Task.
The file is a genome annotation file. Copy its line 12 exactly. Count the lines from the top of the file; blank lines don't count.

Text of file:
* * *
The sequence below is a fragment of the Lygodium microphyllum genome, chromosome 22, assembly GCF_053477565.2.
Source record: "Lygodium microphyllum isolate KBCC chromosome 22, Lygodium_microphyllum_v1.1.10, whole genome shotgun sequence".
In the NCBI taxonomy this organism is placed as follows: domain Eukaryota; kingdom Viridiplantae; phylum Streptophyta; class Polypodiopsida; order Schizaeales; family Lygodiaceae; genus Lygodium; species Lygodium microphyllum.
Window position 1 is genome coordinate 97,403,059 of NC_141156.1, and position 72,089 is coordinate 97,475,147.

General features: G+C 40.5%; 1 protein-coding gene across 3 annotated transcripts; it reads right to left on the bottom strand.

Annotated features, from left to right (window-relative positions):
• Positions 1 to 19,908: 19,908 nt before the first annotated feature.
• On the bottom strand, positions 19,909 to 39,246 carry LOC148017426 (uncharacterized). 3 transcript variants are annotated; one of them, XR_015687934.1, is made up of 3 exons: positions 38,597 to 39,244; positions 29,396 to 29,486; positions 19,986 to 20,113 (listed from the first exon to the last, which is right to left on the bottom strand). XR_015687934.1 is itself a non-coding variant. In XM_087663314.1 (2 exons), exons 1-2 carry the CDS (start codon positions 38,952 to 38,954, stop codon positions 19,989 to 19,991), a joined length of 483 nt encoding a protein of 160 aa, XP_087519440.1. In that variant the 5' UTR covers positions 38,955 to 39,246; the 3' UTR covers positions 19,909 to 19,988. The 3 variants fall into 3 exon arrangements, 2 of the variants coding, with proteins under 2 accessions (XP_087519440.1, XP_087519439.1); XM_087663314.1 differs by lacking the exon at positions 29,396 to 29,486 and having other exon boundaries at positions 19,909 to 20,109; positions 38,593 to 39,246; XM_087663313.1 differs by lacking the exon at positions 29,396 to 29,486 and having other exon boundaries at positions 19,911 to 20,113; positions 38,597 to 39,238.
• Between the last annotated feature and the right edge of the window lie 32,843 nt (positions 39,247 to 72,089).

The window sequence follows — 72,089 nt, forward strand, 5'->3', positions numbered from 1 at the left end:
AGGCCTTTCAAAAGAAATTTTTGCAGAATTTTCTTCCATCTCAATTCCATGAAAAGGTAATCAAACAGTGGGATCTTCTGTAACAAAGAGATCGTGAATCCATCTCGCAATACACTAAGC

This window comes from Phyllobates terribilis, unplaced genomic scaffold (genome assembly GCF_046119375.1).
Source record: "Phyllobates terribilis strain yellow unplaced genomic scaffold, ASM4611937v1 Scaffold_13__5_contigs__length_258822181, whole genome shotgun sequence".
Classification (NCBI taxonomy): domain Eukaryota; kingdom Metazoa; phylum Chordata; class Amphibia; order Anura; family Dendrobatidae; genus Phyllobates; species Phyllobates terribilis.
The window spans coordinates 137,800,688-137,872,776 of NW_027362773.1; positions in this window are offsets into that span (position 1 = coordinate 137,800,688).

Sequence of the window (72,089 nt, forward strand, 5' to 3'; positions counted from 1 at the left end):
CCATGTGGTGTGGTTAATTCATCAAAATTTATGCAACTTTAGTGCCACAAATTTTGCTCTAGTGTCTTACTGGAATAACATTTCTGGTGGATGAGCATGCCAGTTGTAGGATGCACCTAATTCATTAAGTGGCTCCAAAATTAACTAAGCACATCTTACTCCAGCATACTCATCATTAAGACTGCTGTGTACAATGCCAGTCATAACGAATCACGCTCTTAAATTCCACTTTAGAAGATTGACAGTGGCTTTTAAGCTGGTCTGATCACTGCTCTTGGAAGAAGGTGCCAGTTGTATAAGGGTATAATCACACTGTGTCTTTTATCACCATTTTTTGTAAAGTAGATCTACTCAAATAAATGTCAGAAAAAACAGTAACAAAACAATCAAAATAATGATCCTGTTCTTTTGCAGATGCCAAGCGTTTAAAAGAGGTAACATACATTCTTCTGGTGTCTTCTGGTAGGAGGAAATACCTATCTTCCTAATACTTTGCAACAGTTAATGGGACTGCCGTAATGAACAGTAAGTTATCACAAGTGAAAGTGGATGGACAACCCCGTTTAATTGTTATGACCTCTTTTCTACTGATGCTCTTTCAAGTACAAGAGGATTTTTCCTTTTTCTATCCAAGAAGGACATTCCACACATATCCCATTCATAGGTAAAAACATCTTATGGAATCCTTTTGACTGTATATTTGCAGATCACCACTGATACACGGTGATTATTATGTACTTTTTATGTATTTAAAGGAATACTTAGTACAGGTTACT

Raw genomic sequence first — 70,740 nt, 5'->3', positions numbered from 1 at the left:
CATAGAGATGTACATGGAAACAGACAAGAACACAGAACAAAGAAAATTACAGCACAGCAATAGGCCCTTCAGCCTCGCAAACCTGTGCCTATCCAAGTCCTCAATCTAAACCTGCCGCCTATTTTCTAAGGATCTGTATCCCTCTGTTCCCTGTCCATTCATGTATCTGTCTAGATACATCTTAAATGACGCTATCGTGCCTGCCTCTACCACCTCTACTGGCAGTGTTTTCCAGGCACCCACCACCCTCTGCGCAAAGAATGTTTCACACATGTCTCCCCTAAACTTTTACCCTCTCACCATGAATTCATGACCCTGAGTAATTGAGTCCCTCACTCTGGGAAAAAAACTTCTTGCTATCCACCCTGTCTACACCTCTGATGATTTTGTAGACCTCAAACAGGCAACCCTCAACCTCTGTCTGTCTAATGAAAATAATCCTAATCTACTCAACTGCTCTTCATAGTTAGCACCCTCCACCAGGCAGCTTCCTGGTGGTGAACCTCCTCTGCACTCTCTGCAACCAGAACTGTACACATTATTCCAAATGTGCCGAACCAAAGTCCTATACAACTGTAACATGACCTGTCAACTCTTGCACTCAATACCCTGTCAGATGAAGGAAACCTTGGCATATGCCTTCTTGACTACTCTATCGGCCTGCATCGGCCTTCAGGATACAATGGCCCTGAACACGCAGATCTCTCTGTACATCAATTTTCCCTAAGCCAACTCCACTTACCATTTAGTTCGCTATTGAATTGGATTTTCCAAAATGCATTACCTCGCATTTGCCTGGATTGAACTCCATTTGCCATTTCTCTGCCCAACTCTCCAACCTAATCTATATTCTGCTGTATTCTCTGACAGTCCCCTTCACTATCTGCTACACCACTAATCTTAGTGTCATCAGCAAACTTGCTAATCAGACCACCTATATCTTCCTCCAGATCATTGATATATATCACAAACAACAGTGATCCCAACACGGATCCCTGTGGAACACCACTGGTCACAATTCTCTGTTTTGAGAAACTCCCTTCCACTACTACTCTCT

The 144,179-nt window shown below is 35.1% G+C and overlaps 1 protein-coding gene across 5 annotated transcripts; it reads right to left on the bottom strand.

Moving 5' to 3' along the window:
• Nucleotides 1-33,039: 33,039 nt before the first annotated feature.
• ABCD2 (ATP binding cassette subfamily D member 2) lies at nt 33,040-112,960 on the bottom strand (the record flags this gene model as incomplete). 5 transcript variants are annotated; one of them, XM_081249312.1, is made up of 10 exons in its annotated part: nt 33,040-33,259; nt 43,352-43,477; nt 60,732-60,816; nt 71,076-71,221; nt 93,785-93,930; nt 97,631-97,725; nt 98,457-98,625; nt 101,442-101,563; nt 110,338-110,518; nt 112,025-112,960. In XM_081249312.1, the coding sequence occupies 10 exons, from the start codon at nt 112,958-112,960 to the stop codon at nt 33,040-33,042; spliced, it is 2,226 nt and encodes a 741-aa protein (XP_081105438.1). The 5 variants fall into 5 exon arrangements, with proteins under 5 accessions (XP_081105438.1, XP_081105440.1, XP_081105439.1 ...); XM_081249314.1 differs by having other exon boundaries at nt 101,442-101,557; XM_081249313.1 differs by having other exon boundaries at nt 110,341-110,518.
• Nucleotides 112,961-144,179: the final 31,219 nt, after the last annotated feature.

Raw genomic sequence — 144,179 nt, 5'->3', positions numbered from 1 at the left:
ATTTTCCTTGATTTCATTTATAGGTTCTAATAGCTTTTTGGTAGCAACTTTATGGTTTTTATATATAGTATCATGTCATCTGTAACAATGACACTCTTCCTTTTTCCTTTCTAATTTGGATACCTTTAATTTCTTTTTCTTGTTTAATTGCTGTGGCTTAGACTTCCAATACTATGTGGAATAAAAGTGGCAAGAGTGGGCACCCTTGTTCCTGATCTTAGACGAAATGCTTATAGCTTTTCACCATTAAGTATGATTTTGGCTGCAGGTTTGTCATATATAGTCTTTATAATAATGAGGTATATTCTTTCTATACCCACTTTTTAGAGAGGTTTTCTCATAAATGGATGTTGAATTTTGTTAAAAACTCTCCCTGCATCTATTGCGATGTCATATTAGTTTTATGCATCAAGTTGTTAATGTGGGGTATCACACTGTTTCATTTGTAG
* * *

This window comes from Phyllobates terribilis, unplaced genomic scaffold (genome assembly GCF_046119375.1).